The new microserver platform, slated to ship early next year, is targeted at I/O-bound scale-out workloads, such as low-end web hosting, simple content delivery and ultra low-end web servers. It features a modular architecture that allows for right-sizing compute capacity by populating each chassis with the right number of microserver cards required to accommodate a specific workload.

Fremont, Calif.-based Quanta QCT unveiled the S1M, an ultra-dense microserver platform that can be configured with up to 42 Intel Atom C2000-based nodes per server.

The S1M microserver system features Quanta's “Hidden-Shelf” chassis design, which places 24 server sleds in a row in the front of the chassis and 18 in the hidden shelf behind the first row, making it easy to access and service the nodes from the cold aisle.

They also feature the OCP (Open Compute Project) Open Rack form factor for improved energy savings, thermal efficiency, density and serviceability in hyperscale and other cloud-ready data centers.

Also included is the 1+1 redundant hot-swappable Intel Ethernet Switch FM5224 to aggregate all networking traffic among the 42 server nodes and provide two 40-Gbps. Ethernet connections.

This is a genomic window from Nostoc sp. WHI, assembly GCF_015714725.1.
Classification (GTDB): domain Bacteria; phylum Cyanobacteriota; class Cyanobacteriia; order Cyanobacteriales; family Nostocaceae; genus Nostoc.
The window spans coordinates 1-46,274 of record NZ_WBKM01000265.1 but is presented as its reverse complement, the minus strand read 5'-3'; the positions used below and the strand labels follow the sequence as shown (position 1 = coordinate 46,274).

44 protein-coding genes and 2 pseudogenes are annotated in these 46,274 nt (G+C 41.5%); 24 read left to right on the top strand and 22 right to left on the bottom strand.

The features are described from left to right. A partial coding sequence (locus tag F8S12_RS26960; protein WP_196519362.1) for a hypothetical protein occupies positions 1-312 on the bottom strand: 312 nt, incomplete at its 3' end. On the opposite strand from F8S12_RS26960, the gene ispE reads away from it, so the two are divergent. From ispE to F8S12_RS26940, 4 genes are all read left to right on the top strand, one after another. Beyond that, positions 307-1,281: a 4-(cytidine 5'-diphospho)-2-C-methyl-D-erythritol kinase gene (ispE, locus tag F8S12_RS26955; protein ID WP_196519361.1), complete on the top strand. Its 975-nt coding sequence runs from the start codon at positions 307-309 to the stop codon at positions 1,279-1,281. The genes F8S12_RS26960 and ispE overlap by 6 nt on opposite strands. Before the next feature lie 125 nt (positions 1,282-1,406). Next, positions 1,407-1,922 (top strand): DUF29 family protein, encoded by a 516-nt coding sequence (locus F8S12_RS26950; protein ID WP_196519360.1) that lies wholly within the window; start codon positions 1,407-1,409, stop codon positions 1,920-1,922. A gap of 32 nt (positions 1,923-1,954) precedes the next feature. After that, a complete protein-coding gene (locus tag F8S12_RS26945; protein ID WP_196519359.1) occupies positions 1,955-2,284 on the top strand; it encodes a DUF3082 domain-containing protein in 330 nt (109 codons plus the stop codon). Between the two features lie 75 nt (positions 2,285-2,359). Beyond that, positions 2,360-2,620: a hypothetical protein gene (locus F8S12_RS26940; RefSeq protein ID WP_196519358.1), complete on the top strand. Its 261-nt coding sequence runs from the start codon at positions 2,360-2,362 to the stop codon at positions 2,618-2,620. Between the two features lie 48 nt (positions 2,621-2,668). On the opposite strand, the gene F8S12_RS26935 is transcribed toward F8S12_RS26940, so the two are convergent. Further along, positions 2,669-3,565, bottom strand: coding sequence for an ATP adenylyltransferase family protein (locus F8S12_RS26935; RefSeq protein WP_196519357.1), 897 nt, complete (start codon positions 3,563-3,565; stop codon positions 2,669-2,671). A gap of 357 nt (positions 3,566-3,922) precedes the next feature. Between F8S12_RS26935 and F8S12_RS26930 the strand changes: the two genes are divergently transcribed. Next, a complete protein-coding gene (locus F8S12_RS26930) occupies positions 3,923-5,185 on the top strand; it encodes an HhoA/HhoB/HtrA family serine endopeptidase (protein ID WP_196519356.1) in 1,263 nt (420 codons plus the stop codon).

Mass production of the S1M is targeted for the first quarter of 2014.

Supermicro, San Jose, Calif., introduced a new extreme-density server platform targeting hyperscale data center and cloud environments based on the Avoton Intel Atom Processor C2000. The company's new MicroBlade is a 6U microserver featuring 112 8-Core Intel Avoton-based servers in 28 front-access, hot-swap blades.

Each blade includes four nodes, each with one Avoton processor, space for a SATA hard drive or SSD and two DDR3 DIMM slots. Compute and storage are integrated in the individual blades, with shared networking, power and cooling located at the rear of the system.

The MicroBlade enclosure includes 95 percent efficient digital switching power supplies, optimized airflow with redundant energy-efficient cooling fans, an integrated chassis management module (CMM), and up to four Intel Ethernet Switch FM5224 with 10GbE and 40GbE uplinks.

Supermicro also unveiled Avoton-based embedded servers and motherboards.

Fremont, Calif.-based ZNYX Networks, which designs server solutions for carrier-grade and mission-critical environments, unveiled its ZNYX ZX2040 AdvancedTCA (ATCA) hub switch with integrated shelf manager based on the eight-core Intel Atom processor C2000. The ZX2040 was designed to work with the ZNYX Ultra5 ZX2000 5U ATCA blade server platform to enable it to be upgraded from a 10-Gbit fabric connection to a 40-Gbit solution.

ZNYX takes advantage of the Atom C2000 processor's virtualization technologies to enable customers to run their applications directly on the ATCA switch, thereby freeing resources for revenue-producing operations.

Based on the Ultra5 ZX2000 blade server platform, the ZX2040 features four QSFP 40-Gbit ports for external connections to the system, 8 GBs of DDR3 ECC memory, an on-board mSATA connector and the Broadcom Trident Plus 480G switch fabric.